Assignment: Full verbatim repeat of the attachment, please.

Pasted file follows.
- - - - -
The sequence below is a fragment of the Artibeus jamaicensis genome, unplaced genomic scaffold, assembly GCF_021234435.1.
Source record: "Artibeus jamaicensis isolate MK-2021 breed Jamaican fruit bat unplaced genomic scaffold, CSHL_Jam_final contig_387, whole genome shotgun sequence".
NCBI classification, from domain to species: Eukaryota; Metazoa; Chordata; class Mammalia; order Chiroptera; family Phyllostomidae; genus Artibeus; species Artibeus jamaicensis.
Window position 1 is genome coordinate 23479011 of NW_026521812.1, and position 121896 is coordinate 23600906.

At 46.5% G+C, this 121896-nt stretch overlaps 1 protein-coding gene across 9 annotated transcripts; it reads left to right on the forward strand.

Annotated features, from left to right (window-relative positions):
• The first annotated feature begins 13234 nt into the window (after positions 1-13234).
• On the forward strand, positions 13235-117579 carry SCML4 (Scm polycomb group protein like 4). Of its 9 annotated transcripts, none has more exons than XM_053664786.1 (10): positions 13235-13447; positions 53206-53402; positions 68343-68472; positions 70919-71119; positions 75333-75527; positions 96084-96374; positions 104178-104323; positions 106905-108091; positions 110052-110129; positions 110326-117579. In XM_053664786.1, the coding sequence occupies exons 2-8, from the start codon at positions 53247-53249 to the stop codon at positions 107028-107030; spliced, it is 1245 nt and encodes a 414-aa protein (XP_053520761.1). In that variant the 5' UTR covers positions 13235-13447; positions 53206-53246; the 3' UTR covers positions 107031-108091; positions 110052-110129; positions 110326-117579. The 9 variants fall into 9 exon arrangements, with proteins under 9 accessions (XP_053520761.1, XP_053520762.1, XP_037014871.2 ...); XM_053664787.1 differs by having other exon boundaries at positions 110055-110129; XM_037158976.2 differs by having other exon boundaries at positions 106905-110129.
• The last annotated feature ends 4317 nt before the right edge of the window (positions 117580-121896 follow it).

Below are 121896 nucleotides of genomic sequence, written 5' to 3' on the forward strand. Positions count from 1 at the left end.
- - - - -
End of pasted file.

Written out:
The sequence below is a fragment of the Artibeus jamaicensis genome, unplaced genomic scaffold, assembly GCF_021234435.1.
Source record: "Artibeus jamaicensis isolate MK-2021 breed Jamaican fruit bat unplaced genomic scaffold, CSHL_Jam_final contig_387, whole genome shotgun sequence".
NCBI classification, from domain to species: Eukaryota; Metazoa; Chordata; class Mammalia; order Chiroptera; family Phyllostomidae; genus Artibeus; species Artibeus jamaicensis.
Window position 1 is genome coordinate 23479011 of NW_026521812.1, and position 121896 is coordinate 23600906.

At 46.5% G+C, this 121896-nt stretch overlaps 1 protein-coding gene across 9 annotated transcripts; it reads left to right on the forward strand.

Annotated features, from left to right (window-relative positions):
• The first annotated feature begins 13234 nt into the window (after positions 1-13234).
• On the forward strand, positions 13235-117579 carry SCML4 (Scm polycomb group protein like 4). Of its 9 annotated transcripts, none has more exons than XM_053664786.1 (10): positions 13235-13447; positions 53206-53402; positions 68343-68472; positions 70919-71119; positions 75333-75527; positions 96084-96374; positions 104178-104323; positions 106905-108091; positions 110052-110129; positions 110326-117579. In XM_053664786.1, the coding sequence occupies exons 2-8, from the start codon at positions 53247-53249 to the stop codon at positions 107028-107030; spliced, it is 1245 nt and encodes a 414-aa protein (XP_053520761.1). In that variant the 5' UTR covers positions 13235-13447; positions 53206-53246; the 3' UTR covers positions 107031-108091; positions 110052-110129; positions 110326-117579. The 9 variants fall into 9 exon arrangements, with proteins under 9 accessions (XP_053520761.1, XP_053520762.1, XP_037014871.2 ...); XM_053664787.1 differs by having other exon boundaries at positions 110055-110129; XM_037158976.2 differs by having other exon boundaries at positions 106905-110129.
• The last annotated feature ends 4317 nt before the right edge of the window (positions 117580-121896 follow it).

Below are 121896 nucleotides of genomic sequence, written 5' to 3' on the forward strand. Positions count from 1 at the left end.